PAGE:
2019 is turning out to be a nightmare that never ends for the agriculture industry. Thanks to endless rain and unprecedented flooding, fields all over the middle part of the country are absolutely soaked right now, and this has prevented many farmers from getting their crops in the ground. I knew that this was a problem, but when I heard that only 30 percent of U.S. corn fields had been planted as of Sunday, I had a really hard time believing it.
But it turns out that number is 100 percent accurate. And at this point corn farmers are up against a wall because crop insurance final planting dates have either already passed or are coming up very quickly. In addition, for every day after May 15th that corn is not in the ground, farmers lose approximately 2 percent of their yield.
Unfortunately, more rain is on the way, and it looks like thousands of corn farmers will not be able to plant corn at all this year. It is no exaggeration to say that what we are facing is a true national catastrophe.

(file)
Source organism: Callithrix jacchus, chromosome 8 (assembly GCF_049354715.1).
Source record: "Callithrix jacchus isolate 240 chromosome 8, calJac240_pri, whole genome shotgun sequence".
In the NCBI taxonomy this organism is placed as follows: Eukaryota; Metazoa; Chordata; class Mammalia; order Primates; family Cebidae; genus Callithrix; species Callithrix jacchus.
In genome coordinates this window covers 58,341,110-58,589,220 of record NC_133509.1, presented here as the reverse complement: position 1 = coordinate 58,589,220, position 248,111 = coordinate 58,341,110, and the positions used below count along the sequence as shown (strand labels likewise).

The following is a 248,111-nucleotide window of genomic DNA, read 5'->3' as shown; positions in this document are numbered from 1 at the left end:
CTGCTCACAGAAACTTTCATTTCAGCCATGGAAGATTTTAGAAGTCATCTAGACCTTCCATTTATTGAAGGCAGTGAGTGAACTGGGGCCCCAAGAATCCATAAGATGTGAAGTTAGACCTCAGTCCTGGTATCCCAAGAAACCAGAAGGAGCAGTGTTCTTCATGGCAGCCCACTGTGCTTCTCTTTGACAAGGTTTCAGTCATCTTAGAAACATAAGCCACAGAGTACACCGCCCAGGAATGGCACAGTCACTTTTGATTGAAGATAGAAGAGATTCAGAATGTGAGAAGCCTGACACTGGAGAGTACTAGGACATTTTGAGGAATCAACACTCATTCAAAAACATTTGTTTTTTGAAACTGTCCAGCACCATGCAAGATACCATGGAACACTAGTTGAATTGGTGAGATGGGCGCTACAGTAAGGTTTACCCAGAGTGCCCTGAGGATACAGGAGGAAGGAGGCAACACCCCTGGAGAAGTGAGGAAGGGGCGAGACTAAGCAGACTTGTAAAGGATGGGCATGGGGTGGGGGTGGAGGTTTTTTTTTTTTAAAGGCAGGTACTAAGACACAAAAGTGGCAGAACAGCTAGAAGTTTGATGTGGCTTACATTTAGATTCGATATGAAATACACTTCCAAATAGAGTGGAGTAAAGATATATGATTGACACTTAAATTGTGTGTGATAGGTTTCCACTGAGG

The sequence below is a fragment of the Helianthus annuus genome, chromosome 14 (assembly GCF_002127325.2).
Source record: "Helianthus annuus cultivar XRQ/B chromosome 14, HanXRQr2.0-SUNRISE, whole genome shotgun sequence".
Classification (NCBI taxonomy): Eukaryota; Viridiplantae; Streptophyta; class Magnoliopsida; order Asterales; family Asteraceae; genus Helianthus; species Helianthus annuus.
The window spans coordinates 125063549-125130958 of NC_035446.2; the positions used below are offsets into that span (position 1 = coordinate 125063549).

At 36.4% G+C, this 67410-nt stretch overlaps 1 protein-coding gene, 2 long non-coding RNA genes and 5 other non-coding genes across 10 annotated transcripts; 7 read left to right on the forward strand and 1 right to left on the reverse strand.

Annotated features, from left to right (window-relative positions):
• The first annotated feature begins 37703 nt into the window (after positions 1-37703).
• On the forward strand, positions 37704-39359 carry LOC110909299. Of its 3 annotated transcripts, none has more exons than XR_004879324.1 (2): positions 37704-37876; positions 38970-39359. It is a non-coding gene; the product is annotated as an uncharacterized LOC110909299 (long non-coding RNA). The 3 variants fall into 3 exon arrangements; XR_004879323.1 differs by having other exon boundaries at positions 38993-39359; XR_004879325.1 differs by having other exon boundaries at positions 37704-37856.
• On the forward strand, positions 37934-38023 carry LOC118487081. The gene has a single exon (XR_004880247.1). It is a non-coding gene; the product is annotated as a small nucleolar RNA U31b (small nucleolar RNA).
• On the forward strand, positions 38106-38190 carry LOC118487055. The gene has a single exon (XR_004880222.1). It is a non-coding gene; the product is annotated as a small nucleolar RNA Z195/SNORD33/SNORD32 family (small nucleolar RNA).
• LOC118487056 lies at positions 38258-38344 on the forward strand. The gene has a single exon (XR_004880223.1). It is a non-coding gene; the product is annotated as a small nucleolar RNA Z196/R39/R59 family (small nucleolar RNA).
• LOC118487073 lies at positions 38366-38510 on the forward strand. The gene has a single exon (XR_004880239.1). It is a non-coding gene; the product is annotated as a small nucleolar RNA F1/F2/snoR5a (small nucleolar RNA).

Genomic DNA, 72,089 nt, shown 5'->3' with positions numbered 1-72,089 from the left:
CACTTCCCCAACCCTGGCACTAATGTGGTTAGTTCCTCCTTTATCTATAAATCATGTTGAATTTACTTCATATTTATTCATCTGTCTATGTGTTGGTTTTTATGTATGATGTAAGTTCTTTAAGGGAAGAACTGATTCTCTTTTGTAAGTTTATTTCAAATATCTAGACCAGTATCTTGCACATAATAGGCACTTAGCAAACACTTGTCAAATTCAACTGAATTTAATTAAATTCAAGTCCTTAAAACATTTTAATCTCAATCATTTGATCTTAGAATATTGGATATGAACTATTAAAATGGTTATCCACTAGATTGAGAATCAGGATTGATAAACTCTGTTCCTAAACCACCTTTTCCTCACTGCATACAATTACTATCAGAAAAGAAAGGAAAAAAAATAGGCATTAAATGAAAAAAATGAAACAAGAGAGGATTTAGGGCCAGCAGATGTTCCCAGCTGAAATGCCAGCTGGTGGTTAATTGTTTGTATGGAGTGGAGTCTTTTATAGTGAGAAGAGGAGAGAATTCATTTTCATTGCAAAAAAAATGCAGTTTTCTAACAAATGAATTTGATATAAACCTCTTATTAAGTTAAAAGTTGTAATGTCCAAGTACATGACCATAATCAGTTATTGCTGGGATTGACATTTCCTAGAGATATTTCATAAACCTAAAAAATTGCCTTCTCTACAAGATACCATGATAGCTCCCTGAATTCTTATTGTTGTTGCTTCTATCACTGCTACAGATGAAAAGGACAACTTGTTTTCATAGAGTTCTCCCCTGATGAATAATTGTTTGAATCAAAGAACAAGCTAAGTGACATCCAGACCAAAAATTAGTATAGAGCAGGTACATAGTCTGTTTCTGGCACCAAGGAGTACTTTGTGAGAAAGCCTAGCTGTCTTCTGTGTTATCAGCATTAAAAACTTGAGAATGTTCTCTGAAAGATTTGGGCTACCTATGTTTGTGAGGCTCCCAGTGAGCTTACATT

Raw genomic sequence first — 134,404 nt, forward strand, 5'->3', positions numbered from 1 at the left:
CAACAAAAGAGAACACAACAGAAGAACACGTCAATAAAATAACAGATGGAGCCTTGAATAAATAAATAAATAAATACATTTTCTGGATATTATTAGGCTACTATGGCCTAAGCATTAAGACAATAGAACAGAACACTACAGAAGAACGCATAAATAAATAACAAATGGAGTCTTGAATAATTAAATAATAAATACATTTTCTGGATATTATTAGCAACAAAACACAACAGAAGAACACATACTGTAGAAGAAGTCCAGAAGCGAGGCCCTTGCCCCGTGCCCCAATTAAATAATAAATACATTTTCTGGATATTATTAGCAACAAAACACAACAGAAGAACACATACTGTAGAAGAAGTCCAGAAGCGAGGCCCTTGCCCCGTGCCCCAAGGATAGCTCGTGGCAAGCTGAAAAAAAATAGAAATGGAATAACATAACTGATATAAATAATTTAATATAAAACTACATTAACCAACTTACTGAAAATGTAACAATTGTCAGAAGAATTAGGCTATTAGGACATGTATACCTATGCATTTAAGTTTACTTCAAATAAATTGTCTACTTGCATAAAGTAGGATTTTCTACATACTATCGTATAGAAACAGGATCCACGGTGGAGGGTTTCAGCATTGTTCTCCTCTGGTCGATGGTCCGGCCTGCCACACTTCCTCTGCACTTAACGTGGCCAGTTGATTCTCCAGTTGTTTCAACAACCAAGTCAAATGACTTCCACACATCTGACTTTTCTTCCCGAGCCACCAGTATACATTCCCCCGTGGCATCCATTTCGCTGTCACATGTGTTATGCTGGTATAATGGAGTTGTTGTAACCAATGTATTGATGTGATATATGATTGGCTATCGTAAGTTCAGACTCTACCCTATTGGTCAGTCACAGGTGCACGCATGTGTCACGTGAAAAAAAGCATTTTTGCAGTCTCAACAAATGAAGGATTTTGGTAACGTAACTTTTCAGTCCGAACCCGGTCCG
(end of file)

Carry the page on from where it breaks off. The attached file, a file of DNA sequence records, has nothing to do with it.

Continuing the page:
According to the Department of Agriculture, over the past five years an average of 66 percent of all corn fields were already planted by now…
U.S. farmers seeded 30% of the U.S. 2019 corn crop by Sunday, the government said, lagging the five-year average of 66%. The soybean crop was 9% planted, behind the five-year average of 29%.
Soybean farmers have more time to recover, but they are facing a unique problem of their own which we will talk about later in the article.
But first, let’s take a look at the corn planting numbers from some of our most important corn producing states. I think that you will agree that these numbers are almost too crazy to believe…
Iowa: 48 percent planted – 5 year average 76 percent
Minnesota: 21 percent planted – 5 year average 65 percent
North Dakota: 11 percent planted – 5 year average 43 percent
South Dakota: 4 percent planted – 5 year average 54 percent